Tuesday, April 28, 2015

Like No Other by Una LaMarche

  • Release Date: July 24th 2014
  • Pages: 368
  • Genre: Contemporary 
  • Publisher: Razorbill (Penguin)

Like No Other has an easy pitch; take the star crossed lovers trope and apply it to a  Hasidic Jewish girl  and West Indian boy in 21st century Brooklyn with a meet cute in a broken elevator during a storm.

 I really like  what this book is doing in terms of the current state of YA publishing. It’s like yeah diversity in YA,  yeah diverse cover art and oh look The New York Times is reviewing a diverse book by a female author.  But despite my cheering for its successes I kind of take issue with LaMarche's portrayal of the male protagonist Jaxon

I didn't necessarily hate his character. Jaxon is a nerdy first generation West Indian who represents the average teen boy and I actually like many of his introductory paragraphs.

It's funny; I forget sometimes how I might look to other people. I could be reading The Great Gatsby on the 3 train, or walking down the street listening to a podcast on my phone, or coming out of the orthodontist's office with Invisalign braces feeling like the biggest nerd on the planet, but some people don't notice anything but an almost six-foot-tall black man.

But aside from a few mentions about being a black nerd in the beginning, his own race and West Indian culture identity are almost non-existent in the course of this relationship. In this interview LaMarche explains Jaxon is an audience avatar to the Hasidic culture and she didn't want to make him "so other." You don't have to look farther than a Buzzfeed list  to know that being a first generation American is just as much a unique perspective and the choice to remove feels like she is saying the only way to do diversity is to have it appeal to a white audience. I think it's fair to say you could be West Indian and still know nothing about Hasidic Jewish culture.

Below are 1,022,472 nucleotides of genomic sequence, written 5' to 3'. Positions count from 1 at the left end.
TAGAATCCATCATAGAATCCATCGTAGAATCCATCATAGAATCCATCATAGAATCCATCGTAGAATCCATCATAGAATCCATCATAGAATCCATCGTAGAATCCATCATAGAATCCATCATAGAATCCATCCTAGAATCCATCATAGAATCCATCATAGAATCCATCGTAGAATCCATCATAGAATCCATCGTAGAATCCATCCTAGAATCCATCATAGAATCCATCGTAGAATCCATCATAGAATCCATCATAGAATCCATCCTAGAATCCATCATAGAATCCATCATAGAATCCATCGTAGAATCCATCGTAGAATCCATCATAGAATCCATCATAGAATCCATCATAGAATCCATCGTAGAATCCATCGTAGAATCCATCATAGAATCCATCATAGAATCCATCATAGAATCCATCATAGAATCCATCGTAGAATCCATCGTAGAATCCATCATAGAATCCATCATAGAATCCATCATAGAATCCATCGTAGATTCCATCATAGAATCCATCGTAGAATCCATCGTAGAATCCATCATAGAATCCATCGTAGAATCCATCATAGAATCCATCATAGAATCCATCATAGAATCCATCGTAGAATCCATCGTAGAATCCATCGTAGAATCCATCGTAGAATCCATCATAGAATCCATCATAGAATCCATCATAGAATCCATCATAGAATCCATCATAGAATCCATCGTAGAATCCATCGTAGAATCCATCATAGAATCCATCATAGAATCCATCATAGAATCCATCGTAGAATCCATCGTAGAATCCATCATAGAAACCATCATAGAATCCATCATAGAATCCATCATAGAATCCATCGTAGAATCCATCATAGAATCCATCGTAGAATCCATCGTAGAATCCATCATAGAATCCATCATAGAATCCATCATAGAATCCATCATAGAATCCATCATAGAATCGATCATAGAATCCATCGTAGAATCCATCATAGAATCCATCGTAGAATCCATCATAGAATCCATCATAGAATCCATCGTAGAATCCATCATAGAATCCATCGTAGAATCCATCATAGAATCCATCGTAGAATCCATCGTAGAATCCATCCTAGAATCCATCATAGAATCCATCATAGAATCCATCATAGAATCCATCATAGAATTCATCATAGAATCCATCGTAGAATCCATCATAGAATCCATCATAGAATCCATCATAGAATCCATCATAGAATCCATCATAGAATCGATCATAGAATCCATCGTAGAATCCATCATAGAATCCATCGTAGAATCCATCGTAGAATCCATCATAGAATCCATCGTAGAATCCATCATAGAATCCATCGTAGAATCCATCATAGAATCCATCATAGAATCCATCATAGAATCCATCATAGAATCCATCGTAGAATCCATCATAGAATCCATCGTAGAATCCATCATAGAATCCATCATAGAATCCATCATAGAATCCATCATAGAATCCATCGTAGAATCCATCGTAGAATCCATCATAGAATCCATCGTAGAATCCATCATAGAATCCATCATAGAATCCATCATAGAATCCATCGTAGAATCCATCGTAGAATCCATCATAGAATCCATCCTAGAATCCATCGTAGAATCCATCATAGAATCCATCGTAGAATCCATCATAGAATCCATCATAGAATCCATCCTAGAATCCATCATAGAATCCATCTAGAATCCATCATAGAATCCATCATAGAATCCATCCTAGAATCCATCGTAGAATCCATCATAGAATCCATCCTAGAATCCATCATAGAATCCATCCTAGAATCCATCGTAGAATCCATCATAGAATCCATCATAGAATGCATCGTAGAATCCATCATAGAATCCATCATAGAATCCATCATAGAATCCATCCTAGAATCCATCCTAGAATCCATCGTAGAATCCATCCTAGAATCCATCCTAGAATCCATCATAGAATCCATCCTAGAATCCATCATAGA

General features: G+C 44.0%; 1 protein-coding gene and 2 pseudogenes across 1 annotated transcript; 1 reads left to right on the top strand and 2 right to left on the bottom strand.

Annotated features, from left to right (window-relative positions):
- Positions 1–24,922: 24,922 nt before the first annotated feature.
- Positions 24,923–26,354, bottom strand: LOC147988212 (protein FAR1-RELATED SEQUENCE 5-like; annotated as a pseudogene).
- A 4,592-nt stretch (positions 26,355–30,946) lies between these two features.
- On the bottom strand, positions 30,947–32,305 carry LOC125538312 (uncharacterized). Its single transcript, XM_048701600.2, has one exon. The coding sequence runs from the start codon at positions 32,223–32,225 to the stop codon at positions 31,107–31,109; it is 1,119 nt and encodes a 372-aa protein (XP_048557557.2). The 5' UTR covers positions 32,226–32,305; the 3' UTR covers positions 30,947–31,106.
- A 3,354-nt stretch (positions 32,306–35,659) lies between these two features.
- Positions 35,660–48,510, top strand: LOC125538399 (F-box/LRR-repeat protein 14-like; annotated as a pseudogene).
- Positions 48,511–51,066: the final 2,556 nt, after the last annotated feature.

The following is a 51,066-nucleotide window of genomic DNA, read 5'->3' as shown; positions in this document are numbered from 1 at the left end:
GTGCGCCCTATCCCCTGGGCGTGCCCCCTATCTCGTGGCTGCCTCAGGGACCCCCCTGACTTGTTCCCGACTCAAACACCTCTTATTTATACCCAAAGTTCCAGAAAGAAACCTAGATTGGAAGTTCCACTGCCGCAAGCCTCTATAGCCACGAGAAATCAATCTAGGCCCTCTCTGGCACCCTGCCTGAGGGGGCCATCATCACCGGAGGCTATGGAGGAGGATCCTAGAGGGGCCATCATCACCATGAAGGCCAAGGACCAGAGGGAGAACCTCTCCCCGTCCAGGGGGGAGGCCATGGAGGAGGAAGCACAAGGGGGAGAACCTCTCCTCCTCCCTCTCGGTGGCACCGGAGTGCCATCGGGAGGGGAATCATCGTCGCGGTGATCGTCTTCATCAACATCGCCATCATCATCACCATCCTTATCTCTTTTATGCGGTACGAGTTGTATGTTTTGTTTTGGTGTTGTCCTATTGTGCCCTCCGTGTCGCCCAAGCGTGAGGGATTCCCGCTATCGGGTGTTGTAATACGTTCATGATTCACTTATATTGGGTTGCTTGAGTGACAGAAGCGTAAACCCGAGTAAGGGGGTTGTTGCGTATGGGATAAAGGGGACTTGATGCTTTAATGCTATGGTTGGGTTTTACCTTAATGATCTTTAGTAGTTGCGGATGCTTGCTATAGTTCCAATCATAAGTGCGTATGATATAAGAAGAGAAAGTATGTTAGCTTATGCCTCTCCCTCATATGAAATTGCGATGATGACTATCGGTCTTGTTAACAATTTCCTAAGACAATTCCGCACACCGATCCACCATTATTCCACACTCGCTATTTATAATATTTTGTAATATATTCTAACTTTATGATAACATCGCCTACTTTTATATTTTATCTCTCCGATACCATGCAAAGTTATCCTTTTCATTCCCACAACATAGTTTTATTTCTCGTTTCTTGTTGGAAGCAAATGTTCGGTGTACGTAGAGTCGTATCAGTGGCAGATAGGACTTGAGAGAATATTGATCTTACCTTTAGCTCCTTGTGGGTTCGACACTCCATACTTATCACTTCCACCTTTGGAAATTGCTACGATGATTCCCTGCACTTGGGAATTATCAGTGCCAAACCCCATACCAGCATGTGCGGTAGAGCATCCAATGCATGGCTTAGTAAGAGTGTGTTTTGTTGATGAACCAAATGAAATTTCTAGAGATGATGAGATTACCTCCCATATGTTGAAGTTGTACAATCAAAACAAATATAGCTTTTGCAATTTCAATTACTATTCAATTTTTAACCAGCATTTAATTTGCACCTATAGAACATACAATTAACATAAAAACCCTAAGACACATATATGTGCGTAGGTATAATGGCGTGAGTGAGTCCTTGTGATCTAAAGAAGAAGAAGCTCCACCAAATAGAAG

Jaxon's characterization wouldn't have bothered me so much if this book wasn't from his point of view, but he gets just as many chapters as Devorah and he gets significantly less development and conflict.

That said our female protagonist,  Devorah has a very strong story arc and point of view. I like that her life changes when she meets a boy and not just because she meets a boy. And while there is one Hasidic Jewish Strawman, for the most part her family is portrayed as nuanced in their experiences with their faith and it is clear from the acknowledgements that LaMarche did lots of research to understand a community that can be very private.

For me this book it falls under  the your fave is problematic category. It's an interesting, funny romance with a refreshing angle and I learned some history of Brooklyn I  never knew, but the story of their relationship felt very lopsided.

1 comment :

  1. What a bummer she introduces such a potentially dynamic character only to fall short on writing his culture, traditions, and beliefs and how they are shaping his experience as a first gen West Indian-American. It does sound like what his characterization lacked was more than given to Devorah. Despite the unbalance, it seems you were able to get some enjoyment from the story. Maybe the author will take this kind of criticism to heart and give it a better effort next time, provided she tries diversity again.


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